MACON – Mercer University junior Elizabeth Tammi, a creative writing and journalism double-major from Oviedo, Florida, will release her debut novel, Outrun the Wind, on Nov. 27. A book release and signing event will take place that evening at 6 p.m. in the Presidents Dining Room on the Macon campus.
Outrun the Wind is a sapphic retelling of the Hunters of Artemis and reimagining of the story of Atalanta, a renowned and swift-footed huntress in Greek mythology.
The book has already been named one of Barnes & Noble’s “50 Most Anticipated Young Adult Fantasy Novels of 2018” and “Most Anticipated LGBTQAP Books of 2018.”
Tammi, a Stamps Scholar at Mercer, said she first learned about the Olympian gods and the heroes of Greek myth in elementary school and was instantly intrigued by the chaotic and emotional spectrum the stories explored.
“Kids are often asked what they want to be when they grow up, and the earliest answer I can remember offering was author,” she said. “My parents really pushed reading on me growing up, and I fell in love with books. To me, it seemed clear that I should be an author, too.”
Tammi set a goal to finish a book before she turned 18, and she did.
“The night before, actually,” she said. “That book was super awful, but it taught me so much about how to write and how the publishing industry operates. I threw myself into the game after that, determined to make my second manuscript a ‘real’ book.”
She wrote Outrun the Wind during her first semester at Mercer and received feedback from a number of people before pitching it to agents. She eventually reached a publishing deal with Flux, a young adult imprint of North Star Editions Inc., a privately owned publisher based in Minnesota.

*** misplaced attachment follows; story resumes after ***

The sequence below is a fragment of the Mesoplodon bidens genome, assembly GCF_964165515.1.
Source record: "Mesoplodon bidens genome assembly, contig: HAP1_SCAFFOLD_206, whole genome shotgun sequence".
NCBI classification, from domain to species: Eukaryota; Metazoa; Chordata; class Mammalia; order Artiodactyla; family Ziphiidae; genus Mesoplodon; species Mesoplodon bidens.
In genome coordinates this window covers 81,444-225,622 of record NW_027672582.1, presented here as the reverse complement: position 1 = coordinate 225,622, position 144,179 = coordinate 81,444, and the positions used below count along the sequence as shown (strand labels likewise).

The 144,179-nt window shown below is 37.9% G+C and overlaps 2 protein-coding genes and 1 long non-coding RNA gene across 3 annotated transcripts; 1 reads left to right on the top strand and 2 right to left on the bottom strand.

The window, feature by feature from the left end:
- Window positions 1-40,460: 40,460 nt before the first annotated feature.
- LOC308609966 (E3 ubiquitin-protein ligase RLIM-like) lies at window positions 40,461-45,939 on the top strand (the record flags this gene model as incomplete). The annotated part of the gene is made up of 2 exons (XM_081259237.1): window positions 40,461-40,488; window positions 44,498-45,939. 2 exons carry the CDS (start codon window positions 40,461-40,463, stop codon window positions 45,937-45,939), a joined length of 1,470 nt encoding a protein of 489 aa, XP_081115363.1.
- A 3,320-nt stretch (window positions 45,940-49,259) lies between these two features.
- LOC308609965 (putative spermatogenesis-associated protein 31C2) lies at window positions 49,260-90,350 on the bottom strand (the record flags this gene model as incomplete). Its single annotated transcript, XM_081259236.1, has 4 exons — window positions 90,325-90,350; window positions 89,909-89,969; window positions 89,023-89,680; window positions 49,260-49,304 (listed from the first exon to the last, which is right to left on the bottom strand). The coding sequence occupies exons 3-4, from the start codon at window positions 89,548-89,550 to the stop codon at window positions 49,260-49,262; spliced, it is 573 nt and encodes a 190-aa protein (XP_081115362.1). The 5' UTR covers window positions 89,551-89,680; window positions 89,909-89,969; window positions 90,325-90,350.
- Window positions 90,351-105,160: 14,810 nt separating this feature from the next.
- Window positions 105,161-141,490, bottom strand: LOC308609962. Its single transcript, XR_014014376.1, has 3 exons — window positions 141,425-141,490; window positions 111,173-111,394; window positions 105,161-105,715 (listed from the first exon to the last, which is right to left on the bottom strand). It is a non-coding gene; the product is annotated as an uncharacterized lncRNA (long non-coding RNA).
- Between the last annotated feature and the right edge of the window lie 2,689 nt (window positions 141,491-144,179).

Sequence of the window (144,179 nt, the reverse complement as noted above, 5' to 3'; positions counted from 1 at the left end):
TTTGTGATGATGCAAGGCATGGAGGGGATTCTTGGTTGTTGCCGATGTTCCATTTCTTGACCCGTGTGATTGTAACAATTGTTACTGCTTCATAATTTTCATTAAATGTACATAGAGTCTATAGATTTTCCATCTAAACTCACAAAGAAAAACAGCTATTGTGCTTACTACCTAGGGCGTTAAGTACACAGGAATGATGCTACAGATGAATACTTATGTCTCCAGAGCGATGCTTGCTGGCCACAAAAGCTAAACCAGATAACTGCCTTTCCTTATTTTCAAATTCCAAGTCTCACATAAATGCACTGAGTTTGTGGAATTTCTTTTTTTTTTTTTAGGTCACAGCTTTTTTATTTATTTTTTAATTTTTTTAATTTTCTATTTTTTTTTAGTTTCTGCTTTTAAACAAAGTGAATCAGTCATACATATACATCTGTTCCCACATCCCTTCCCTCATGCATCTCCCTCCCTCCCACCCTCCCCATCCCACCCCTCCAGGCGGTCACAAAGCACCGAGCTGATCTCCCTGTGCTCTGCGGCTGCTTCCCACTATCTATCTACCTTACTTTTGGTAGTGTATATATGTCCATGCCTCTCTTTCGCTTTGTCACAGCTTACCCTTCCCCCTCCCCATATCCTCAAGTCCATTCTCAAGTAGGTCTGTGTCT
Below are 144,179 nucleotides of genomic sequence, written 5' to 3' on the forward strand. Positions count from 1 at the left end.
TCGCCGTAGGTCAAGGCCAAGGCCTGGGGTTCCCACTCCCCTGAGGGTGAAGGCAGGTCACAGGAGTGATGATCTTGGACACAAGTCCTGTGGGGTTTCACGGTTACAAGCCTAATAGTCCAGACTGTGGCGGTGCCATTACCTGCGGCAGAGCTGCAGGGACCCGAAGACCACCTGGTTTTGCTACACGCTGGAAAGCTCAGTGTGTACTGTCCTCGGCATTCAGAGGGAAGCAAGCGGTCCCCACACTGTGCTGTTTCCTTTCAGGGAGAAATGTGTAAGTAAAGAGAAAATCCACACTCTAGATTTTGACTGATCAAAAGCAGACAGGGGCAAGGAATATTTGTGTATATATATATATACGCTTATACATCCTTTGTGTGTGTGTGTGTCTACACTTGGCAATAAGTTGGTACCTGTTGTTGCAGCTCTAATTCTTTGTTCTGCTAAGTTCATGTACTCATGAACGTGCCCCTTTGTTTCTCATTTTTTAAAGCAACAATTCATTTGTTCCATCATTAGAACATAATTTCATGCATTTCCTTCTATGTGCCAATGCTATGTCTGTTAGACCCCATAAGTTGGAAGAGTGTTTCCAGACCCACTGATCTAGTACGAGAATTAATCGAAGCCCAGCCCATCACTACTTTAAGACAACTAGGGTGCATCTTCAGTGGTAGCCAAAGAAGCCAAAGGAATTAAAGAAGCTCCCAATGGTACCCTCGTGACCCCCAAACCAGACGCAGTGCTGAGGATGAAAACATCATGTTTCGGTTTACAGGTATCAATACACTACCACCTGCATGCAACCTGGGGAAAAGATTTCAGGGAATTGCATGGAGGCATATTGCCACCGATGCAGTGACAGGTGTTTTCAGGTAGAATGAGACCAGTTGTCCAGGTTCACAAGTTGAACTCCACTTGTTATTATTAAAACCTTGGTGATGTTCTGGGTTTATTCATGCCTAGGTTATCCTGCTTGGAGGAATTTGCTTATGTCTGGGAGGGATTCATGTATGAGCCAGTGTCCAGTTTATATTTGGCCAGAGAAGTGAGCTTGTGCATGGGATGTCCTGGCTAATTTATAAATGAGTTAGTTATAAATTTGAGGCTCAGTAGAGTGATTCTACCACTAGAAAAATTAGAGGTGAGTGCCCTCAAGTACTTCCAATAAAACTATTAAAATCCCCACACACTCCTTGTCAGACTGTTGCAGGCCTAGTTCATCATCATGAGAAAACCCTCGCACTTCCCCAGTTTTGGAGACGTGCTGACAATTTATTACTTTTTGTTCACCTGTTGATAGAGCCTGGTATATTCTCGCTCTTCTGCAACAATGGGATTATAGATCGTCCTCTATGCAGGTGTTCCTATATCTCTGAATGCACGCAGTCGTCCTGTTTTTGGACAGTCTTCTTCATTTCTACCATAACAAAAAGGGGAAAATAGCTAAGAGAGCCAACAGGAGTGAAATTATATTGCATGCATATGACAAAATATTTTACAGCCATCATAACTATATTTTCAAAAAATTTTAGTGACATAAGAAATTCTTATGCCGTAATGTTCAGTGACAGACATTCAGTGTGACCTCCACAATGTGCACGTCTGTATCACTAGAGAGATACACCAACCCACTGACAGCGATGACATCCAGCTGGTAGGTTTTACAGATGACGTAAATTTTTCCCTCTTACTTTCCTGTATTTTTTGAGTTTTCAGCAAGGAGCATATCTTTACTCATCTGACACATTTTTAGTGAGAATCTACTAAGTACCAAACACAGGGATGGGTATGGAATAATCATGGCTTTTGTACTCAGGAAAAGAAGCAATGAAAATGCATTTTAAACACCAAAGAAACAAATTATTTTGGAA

Tammi signed with Flux during the fall of 2017 and went through a few rounds of edits with the company’s editorial team before turning in the final version of her book in March. Since then, advance copies have been circulating in preparation for its publication date of Nov. 27.
“It’s been so magical seeing readers react to the advance copies, and I’m very excited for the book to be available in stores and online,” she said.
Tammi said her book is a youthful, female perspective on a tale that was originally only written by male poets, and she’s thrilled to see how readers react to the elements she changed and those she kept constant.
She said she is grateful for many supportive professors at Mercer who have been “the ultimate cheerleaders” for her during this process.
“I’m lucky to be part of an academic community that fosters and appreciates creativity and has taught me the discipline and determination that made Outrun the Wind possible,” she said.